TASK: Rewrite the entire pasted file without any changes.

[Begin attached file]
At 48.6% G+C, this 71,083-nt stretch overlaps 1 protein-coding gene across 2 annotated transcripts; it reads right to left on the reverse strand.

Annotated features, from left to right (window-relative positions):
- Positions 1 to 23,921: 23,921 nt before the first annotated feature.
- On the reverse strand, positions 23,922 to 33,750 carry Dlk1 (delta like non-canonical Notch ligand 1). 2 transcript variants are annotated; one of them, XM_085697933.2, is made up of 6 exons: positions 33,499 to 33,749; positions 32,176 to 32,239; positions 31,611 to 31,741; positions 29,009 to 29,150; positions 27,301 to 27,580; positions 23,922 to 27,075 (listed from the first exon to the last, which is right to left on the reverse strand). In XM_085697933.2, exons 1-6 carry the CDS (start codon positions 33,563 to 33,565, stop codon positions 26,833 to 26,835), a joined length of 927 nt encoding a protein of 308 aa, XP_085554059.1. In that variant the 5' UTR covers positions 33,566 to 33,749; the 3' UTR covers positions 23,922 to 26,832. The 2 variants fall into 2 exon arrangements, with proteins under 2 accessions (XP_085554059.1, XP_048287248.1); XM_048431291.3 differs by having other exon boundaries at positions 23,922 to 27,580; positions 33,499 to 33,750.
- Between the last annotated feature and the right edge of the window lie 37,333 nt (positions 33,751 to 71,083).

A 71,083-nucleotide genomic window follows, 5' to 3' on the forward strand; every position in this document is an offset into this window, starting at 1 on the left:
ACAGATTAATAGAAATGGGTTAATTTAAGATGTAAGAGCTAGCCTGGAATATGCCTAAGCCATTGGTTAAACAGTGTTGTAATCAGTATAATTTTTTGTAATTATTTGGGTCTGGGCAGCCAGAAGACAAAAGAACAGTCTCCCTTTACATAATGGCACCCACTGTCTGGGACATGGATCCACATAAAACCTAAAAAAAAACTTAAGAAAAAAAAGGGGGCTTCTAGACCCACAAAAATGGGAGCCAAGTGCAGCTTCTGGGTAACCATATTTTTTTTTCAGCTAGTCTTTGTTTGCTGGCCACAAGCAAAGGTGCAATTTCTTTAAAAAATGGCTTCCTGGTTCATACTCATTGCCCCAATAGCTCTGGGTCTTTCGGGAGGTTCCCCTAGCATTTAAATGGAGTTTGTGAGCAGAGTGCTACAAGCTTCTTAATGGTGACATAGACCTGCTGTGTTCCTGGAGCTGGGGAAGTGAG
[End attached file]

At 48.6% G+C, this 71,083-nt stretch overlaps 1 protein-coding gene across 2 annotated transcripts; it reads right to left on the reverse strand.

Annotated features, from left to right (window-relative positions):
- Positions 1 to 23,921: 23,921 nt before the first annotated feature.
- On the reverse strand, positions 23,922 to 33,750 carry Dlk1 (delta like non-canonical Notch ligand 1). 2 transcript variants are annotated; one of them, XM_085697933.2, is made up of 6 exons: positions 33,499 to 33,749; positions 32,176 to 32,239; positions 31,611 to 31,741; positions 29,009 to 29,150; positions 27,301 to 27,580; positions 23,922 to 27,075 (listed from the first exon to the last, which is right to left on the reverse strand). In XM_085697933.2, exons 1-6 carry the CDS (start codon positions 33,563 to 33,565, stop codon positions 26,833 to 26,835), a joined length of 927 nt encoding a protein of 308 aa, XP_085554059.1. In that variant the 5' UTR covers positions 33,566 to 33,749; the 3' UTR covers positions 23,922 to 26,832. The 2 variants fall into 2 exon arrangements, with proteins under 2 accessions (XP_085554059.1, XP_048287248.1); XM_048431291.3 differs by having other exon boundaries at positions 23,922 to 27,580; positions 33,499 to 33,750.
- Between the last annotated feature and the right edge of the window lie 37,333 nt (positions 33,751 to 71,083).

A 71,083-nucleotide genomic window follows, 5' to 3' on the forward strand; every position in this document is an offset into this window, starting at 1 on the left:
ACAGATTAATAGAAATGGGTTAATTTAAGATGTAAGAGCTAGCCTGGAATATGCCTAAGCCATTGGTTAAACAGTGTTGTAATCAGTATAATTTTTTGTAATTATTTGGGTCTGGGCAGCCAGAAGACAAAAGAACAGTCTCCCTTTACATAATGGCACCCACTGTCTGGGACATGGATCCACATAAAACCTAAAAAAAAACTTAAGAAAAAAAAGGGGGCTTCTAGACCCACAAAAATGGGAGCCAAGTGCAGCTTCTGGGTAACCATATTTTTTTTTCAGCTAGTCTTTGTTTGCTGGCCACAAGCAAAGGTGCAATTTCTTTAAAAAATGGCTTCCTGGTTCATACTCATTGCCCCAATAGCTCTGGGTCTTTCGGGAGGTTCCCCTAGCATTTAAATGGAGTTTGTGAGCAGAGTGCTACAAGCTTCTTAATGGTGACATAGACCTGCTGTGTTCCTGGAGCTGGGGAAGTGAG